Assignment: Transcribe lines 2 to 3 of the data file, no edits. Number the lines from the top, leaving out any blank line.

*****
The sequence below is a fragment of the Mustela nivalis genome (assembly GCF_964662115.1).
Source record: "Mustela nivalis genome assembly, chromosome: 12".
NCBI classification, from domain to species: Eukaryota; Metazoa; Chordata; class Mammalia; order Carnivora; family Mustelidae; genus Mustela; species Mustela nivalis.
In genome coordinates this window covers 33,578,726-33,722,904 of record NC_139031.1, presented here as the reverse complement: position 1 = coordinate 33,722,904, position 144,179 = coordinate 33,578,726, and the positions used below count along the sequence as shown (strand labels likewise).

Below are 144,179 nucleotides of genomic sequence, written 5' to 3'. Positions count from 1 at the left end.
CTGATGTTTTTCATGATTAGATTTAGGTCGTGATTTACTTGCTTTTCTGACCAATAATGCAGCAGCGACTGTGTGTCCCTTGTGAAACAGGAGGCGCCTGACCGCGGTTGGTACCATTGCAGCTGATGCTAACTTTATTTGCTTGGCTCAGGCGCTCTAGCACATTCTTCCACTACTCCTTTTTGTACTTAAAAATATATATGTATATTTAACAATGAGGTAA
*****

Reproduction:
Source record: "Mustela nivalis genome assembly, chromosome: 12".
NCBI classification, from domain to species: Eukaryota; Metazoa; Chordata; class Mammalia; order Carnivora; family Mustelidae; genus Mustela; species Mustela nivalis.